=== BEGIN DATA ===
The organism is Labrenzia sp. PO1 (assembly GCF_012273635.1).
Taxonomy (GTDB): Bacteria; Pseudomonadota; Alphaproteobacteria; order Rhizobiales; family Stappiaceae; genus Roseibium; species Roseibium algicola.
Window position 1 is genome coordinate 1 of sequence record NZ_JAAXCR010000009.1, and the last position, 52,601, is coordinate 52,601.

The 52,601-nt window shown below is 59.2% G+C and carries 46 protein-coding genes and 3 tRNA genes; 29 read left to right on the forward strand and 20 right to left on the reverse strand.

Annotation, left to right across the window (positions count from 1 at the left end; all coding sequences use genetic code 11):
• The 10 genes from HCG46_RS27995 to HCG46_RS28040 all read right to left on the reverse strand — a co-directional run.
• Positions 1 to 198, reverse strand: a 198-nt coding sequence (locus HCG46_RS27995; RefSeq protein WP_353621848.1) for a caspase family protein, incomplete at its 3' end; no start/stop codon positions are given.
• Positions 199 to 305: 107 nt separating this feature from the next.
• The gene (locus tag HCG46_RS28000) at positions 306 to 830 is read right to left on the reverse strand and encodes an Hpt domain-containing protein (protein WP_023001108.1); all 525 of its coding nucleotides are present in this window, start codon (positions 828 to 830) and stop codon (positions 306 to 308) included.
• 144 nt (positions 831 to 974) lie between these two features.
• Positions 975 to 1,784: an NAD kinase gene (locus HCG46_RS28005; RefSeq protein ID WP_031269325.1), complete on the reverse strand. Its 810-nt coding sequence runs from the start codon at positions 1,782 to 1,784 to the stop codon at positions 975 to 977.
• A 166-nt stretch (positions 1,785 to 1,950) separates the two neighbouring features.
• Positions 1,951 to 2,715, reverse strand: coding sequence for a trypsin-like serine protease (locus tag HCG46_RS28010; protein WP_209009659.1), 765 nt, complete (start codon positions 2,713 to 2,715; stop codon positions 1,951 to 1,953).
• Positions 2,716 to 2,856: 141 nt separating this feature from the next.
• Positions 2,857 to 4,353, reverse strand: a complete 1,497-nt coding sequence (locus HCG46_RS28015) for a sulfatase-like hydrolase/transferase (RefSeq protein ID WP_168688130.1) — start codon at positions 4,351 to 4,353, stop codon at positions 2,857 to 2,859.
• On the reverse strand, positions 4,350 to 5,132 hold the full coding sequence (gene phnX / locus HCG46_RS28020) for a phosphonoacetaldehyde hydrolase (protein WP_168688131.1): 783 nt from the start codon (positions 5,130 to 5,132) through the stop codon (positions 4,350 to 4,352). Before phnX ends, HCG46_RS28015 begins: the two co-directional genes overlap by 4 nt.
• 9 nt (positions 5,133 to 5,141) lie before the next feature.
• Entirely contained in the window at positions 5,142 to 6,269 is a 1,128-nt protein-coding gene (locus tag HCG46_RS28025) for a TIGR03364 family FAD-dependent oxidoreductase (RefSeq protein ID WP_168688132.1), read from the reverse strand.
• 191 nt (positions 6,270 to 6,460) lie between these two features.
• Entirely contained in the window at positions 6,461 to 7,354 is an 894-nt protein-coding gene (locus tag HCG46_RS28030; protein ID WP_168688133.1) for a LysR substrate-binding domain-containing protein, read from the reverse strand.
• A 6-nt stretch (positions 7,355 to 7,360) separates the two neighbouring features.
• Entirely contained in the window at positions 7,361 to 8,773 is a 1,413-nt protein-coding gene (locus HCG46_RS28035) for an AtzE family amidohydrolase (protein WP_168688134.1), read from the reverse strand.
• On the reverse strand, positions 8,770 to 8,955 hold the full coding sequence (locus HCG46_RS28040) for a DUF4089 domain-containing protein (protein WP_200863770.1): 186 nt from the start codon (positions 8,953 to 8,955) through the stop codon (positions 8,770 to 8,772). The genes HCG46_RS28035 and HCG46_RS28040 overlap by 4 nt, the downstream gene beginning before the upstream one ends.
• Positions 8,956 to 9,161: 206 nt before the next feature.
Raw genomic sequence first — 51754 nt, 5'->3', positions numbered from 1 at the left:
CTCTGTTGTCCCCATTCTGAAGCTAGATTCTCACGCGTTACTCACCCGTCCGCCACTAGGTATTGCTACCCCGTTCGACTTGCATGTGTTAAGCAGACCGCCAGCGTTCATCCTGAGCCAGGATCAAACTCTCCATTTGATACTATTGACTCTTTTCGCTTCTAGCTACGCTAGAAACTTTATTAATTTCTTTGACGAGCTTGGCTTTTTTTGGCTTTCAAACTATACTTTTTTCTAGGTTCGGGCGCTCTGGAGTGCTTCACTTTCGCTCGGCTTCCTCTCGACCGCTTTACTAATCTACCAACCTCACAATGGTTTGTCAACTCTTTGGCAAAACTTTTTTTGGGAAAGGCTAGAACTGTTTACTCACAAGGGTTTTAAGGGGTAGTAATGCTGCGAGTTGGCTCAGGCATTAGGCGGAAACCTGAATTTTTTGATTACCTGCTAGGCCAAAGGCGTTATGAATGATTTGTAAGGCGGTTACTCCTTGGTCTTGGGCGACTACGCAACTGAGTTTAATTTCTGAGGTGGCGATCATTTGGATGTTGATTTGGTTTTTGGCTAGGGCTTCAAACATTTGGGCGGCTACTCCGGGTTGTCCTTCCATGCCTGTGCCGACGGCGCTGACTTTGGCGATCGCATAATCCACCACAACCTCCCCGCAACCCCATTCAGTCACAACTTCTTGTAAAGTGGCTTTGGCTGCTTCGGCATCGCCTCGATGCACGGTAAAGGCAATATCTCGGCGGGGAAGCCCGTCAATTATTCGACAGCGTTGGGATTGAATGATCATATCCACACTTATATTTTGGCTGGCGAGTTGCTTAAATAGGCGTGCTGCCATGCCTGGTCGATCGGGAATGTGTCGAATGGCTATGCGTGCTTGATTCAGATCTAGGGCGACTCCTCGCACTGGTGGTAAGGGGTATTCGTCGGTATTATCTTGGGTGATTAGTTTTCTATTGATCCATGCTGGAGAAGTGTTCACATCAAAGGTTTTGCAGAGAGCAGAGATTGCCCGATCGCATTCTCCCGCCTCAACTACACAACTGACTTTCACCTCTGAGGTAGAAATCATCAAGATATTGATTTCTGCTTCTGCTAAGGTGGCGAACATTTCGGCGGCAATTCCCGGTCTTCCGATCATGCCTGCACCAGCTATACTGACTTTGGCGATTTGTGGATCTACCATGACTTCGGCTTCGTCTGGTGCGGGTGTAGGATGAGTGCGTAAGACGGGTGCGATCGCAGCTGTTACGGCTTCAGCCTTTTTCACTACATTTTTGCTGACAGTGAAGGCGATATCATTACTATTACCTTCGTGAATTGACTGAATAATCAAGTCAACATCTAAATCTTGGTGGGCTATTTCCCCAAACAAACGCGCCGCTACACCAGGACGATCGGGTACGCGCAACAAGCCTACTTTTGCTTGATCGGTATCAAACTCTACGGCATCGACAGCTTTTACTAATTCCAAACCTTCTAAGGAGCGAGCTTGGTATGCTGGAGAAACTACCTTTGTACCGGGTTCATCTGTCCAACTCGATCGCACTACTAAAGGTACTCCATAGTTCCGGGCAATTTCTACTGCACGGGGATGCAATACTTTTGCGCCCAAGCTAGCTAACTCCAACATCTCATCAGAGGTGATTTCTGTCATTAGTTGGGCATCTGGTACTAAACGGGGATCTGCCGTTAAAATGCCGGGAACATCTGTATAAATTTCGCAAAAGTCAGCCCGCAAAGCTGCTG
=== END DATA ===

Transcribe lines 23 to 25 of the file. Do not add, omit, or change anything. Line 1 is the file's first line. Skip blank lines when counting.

• On the reverse strand, positions 8,770 to 8,955 hold the full coding sequence (locus HCG46_RS28040) for a DUF4089 domain-containing protein (protein WP_200863770.1): 186 nt from the start codon (positions 8,953 to 8,955) through the stop codon (positions 8,770 to 8,772). The genes HCG46_RS28035 and HCG46_RS28040 overlap by 4 nt, the downstream gene beginning before the upstream one ends.
• Positions 8,956 to 9,161: 206 nt before the next feature.
Raw genomic sequence first — 51754 nt, 5'->3', positions numbered from 1 at the left: